Qt for Embedded Linux
In addition to the more common usage of Qt on the desktop, Qt is also great for developing apps to run on embedded linux devices. The term "embedded linux" here basically just refers to a device running Linux without an X11 server. Instead of painting via X11, Qt when built for embedded Linux draw directly onto the framebuffer (or somewhere else as directed - more on this later).
This tutorial is intended to give you some tips for getting up and running so that you too can be productive with Qt for Embedded Linux.
Before we can build and use Qt for Embedded Linux we need some tools to help us along our way. This article helps you on the way to getting a cross-compiling tool chain set up. Although not directly relevant to using Qt it is an essential part of being able to build and deploy Qt and your application onto your device.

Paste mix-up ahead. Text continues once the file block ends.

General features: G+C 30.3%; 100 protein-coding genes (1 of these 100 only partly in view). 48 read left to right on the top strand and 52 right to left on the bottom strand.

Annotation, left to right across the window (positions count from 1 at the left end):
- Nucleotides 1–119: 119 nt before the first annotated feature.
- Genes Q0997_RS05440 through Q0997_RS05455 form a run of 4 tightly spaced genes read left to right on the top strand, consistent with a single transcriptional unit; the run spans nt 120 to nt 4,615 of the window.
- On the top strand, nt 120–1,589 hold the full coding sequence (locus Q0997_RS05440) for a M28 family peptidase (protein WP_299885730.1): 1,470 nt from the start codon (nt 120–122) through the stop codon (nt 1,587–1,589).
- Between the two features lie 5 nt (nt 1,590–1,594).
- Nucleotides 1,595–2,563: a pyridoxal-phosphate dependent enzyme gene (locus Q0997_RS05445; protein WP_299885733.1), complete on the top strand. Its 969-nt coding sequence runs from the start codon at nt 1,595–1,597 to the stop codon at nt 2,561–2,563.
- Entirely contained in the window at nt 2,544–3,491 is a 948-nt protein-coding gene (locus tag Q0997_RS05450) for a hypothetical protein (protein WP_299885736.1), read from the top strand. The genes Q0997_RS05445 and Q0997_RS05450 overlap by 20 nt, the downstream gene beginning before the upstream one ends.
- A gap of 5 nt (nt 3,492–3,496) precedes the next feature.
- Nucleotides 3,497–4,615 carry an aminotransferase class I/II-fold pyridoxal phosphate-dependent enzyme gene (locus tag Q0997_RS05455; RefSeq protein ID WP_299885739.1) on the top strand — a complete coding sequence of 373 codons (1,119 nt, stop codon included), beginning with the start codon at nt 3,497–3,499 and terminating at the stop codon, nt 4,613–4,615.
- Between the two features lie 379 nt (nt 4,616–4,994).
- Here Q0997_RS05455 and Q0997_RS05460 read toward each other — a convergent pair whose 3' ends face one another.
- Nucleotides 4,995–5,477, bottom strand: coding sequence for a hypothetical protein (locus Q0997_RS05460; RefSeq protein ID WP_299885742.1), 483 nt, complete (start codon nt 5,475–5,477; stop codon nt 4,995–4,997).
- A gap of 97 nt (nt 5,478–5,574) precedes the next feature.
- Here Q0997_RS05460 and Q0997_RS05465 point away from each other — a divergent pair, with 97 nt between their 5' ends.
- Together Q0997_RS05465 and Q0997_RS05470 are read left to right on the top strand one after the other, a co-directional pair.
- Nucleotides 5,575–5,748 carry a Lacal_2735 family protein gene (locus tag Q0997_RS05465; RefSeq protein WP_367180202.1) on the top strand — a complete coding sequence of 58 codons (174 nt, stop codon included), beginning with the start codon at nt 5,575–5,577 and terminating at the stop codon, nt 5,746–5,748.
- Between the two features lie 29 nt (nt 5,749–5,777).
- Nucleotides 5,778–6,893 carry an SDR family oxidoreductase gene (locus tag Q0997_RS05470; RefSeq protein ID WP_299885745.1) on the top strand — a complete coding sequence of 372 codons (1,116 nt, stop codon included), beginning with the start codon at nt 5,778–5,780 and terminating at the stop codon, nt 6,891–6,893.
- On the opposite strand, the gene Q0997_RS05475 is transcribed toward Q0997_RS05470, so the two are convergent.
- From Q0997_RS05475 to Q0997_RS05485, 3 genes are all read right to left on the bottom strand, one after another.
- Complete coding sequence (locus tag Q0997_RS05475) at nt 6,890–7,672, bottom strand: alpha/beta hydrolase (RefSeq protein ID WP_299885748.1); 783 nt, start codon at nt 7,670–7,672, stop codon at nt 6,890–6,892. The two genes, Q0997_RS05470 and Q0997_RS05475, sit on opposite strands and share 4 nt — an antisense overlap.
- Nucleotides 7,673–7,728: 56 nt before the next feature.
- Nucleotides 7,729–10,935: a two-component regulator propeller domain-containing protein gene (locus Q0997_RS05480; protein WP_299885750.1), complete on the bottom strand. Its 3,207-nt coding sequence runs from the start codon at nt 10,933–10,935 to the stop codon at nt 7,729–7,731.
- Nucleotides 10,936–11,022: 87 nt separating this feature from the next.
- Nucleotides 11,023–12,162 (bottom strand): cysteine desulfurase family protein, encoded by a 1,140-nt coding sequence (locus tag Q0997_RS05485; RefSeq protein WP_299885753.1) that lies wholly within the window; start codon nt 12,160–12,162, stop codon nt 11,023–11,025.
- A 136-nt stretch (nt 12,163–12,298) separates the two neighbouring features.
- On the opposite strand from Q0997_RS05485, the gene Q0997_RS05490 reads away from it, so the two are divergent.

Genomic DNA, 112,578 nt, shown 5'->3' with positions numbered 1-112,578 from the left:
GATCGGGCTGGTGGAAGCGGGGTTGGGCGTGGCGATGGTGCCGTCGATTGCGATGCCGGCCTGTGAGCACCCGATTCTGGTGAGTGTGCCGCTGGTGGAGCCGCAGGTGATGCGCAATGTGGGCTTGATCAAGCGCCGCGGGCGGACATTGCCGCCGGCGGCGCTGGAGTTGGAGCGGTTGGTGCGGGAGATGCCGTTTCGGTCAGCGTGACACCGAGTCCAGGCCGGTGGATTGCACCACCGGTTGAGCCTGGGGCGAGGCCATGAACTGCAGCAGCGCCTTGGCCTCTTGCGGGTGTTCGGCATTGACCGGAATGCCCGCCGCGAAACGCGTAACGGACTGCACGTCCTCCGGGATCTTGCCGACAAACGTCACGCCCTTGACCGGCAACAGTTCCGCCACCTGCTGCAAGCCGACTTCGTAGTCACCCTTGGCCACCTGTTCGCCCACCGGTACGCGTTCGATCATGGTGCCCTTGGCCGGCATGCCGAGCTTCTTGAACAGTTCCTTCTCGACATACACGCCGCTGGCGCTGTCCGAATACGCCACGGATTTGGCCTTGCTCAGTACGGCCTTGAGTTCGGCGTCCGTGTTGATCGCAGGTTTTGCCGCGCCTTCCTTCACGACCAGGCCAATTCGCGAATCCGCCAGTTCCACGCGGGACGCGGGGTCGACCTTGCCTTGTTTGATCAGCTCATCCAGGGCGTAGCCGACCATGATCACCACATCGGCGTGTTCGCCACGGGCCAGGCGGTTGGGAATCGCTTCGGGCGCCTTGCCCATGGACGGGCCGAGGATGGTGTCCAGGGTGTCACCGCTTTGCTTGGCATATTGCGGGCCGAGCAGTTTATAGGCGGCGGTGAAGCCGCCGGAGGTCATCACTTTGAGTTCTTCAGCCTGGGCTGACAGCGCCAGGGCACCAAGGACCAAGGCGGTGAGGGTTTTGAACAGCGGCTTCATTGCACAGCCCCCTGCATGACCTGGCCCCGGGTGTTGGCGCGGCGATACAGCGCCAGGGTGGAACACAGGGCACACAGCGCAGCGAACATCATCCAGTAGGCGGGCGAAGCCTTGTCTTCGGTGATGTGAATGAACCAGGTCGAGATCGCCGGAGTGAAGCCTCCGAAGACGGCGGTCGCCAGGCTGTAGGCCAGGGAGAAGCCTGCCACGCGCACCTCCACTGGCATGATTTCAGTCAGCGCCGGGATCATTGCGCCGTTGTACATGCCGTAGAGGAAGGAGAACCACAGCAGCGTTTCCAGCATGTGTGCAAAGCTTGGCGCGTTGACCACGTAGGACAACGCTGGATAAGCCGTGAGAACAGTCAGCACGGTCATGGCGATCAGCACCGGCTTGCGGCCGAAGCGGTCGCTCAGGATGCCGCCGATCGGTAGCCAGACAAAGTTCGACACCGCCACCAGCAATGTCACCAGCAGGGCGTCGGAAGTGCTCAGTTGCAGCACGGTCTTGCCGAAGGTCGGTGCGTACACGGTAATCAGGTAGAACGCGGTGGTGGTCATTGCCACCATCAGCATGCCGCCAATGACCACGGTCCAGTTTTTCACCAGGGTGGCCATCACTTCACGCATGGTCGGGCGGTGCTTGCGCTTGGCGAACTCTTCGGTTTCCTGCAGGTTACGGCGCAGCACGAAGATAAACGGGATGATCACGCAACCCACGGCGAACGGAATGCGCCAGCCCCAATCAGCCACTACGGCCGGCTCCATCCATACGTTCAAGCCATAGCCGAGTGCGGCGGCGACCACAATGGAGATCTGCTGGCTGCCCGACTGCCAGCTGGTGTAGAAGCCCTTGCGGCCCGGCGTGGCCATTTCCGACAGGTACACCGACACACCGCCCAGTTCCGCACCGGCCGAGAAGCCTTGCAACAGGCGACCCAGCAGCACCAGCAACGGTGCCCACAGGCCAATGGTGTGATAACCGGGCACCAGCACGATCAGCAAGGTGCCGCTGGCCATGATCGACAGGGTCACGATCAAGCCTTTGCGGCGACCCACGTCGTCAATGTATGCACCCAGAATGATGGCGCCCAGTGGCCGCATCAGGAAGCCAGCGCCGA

If your device already provides you with an SDK that contains a working cross-compiling tool chain then you can skip this article. However, it will still give you some insight into how to create such a tool chain should you ever find yourself in need of one.
With a working cross-compiling toolchain in place we are now ready to build Qt itself. We will need 2 builds of Qt for Embedded Linux. The first will allow us to develop and run embedded applications on your development machine (host build). The second will be cross-compiled to run natively on your device (target build).
Using Qt for Embedded Linux
Now that we have a working tool chain and Qt ready, it is time to use it to make our awesome embedded application! This article will show you how to write and test your app locally and then how to build it for your target device.